Louisiana judge allows abortion clinics to operate until lawsuit is resolved
BATON ROUGE, La. (WVUE/AP) - Abortion clinics in Louisiana can continue operating until a lawsuit challenging the state’s near-total ban on abortions is resolved, a state judge ruled Thursday.
The order from state district judge Donald Johnson in Baton Rouge is the latest development amid a flurry of court challenges to state “trigger” laws that were crafted in anticipation of the U.S. Supreme Court overturning the 1973 Roe v. Wade decision that established abortion rights, which it did on June 24.
For weeks, access to abortion has been flickering in Louisiana where there are three clinics. A statewide abortion ban has taken effect twice and been blocked twice since the Supreme Court’s ruling in June. Johnson had entered a temporary hold on enforcement July 11, pending arguments in the case that were heard Monday.
Johnson’s new ruling allows clinics to continue providing abortion procedures while a lawsuit filed by a north Louisiana abortion clinic and others continues.
Attorney General Jeff Landry is expected to appeal the decision.
The plaintiffs in the lawsuit don’t deny that the state can now ban abortion as a result of the Supreme Court ruling. Instead, they contend that Louisiana now has multiple, conflicting trigger mechanisms in the law. They also argue that state law is unclear on whether it bans an abortion prior to a fertilized egg implanting in the uterus.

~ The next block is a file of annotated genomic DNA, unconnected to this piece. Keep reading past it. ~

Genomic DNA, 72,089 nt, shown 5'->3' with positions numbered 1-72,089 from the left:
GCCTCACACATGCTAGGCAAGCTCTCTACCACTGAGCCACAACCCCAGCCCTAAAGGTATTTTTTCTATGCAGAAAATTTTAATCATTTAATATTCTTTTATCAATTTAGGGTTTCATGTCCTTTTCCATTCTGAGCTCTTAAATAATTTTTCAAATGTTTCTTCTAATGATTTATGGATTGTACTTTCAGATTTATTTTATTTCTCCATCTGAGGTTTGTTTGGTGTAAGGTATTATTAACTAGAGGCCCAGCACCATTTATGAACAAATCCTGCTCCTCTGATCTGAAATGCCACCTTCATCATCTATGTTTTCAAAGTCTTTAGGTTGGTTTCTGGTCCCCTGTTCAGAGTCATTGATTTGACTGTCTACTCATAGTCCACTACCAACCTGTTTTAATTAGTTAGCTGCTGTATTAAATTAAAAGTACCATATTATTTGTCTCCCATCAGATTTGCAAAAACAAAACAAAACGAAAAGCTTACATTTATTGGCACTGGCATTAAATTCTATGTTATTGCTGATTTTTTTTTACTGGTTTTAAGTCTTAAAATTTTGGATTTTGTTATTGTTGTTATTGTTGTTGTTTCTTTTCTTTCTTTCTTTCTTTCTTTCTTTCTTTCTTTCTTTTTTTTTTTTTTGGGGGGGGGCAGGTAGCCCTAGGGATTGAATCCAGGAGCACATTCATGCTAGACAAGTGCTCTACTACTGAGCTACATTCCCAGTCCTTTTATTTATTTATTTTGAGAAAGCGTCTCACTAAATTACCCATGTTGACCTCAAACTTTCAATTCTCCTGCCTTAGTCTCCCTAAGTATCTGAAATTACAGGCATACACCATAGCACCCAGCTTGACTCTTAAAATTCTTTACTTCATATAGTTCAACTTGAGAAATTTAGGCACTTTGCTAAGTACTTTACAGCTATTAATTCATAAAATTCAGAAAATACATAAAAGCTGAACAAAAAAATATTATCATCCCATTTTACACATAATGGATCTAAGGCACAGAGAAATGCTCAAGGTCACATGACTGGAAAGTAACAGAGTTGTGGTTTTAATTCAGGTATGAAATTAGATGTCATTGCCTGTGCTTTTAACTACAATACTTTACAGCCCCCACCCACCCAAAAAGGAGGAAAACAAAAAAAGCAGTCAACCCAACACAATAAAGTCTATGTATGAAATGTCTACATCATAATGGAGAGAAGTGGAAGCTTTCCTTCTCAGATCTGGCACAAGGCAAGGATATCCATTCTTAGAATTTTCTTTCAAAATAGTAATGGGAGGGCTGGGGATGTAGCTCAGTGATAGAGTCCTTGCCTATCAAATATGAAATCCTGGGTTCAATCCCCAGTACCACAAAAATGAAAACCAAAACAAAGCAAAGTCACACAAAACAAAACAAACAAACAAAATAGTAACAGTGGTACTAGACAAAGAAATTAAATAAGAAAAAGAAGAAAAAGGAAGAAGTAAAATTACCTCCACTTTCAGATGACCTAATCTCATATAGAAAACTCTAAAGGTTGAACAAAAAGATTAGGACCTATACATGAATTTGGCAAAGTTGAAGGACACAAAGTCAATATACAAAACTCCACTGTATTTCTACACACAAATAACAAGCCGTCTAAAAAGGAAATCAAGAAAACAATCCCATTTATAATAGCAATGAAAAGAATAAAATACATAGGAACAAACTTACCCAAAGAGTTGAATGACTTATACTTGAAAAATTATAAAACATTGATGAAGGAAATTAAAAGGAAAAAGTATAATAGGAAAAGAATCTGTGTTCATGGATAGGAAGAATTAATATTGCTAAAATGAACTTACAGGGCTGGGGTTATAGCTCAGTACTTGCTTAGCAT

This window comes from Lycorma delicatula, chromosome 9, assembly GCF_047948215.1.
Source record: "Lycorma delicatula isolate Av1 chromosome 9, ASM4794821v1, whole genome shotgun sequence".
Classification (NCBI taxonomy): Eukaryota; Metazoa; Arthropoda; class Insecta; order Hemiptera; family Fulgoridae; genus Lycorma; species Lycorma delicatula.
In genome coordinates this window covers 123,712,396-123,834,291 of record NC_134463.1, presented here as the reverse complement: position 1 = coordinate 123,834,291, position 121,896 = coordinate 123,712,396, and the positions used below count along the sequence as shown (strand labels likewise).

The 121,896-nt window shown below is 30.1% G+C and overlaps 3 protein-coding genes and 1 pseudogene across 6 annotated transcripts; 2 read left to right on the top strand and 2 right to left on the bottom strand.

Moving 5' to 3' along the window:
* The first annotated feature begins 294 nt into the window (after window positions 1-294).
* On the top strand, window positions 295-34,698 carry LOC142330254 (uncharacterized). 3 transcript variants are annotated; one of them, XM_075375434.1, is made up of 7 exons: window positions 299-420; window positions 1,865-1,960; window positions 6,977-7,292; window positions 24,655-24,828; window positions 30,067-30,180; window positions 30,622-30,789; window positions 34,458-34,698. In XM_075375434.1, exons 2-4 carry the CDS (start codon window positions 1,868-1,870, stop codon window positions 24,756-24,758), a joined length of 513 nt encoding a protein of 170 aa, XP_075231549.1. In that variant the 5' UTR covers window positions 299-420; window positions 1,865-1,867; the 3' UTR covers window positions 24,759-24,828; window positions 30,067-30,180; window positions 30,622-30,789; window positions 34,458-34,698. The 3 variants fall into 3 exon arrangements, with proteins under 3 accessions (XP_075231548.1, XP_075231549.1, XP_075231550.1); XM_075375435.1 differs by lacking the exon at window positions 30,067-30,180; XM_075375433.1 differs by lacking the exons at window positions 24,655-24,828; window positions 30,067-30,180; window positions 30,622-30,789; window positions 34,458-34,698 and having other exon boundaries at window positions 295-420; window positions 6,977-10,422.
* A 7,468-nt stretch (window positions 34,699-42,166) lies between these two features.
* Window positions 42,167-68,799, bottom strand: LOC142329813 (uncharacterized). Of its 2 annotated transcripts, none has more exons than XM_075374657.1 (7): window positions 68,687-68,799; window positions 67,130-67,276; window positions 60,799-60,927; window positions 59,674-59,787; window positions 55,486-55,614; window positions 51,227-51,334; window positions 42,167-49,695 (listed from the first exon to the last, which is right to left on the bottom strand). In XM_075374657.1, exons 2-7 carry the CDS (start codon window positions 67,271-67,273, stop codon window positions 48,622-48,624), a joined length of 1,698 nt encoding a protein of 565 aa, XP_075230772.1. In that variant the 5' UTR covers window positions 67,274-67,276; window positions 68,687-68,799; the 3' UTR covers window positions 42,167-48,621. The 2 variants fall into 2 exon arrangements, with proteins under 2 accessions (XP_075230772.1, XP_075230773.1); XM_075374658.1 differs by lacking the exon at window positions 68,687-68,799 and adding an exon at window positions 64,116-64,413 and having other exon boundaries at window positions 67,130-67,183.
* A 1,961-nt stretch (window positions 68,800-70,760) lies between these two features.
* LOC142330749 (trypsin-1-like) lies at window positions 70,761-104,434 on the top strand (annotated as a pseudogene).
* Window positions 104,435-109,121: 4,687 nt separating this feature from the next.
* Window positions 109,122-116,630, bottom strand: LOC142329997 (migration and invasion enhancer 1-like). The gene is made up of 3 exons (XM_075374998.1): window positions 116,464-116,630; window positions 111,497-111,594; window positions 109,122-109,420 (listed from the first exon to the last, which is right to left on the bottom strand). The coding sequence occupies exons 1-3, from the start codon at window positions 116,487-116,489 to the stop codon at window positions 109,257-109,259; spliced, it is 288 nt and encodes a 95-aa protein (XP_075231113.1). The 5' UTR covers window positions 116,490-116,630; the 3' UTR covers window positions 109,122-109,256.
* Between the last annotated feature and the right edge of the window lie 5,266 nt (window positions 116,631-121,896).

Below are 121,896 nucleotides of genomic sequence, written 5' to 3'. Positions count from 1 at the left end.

And while the law provides an exception for “medically futile” pregnancies in cases of fetuses with fatal abnormalities, the plaintiffs noted it gives no definition of the term and that state health officials have not yet provided a list of conditions that would qualify as medically futile.
In Louisiana, there is little question that an abortion ban will eventually be in effect in the state where the Legislature has long been dominated by abortion opponents. But the court case has resulted in more time for the state’s three abortion clinics — in Shreveport, Baton Rouge and New Orleans — to stay open.
Landry said Monday, prior to the ruling, that he anticipates the case will ultimately end up before the Louisiana Supreme Court.
The state’s abortion ban has no exceptions for rape or incest, though it does have an exception to save the life of a pregnant woman.
Louisiana’s trigger law carries criminal penalties of up to 15 years for abortion providers, though pregnant women can’t be prosecuted.
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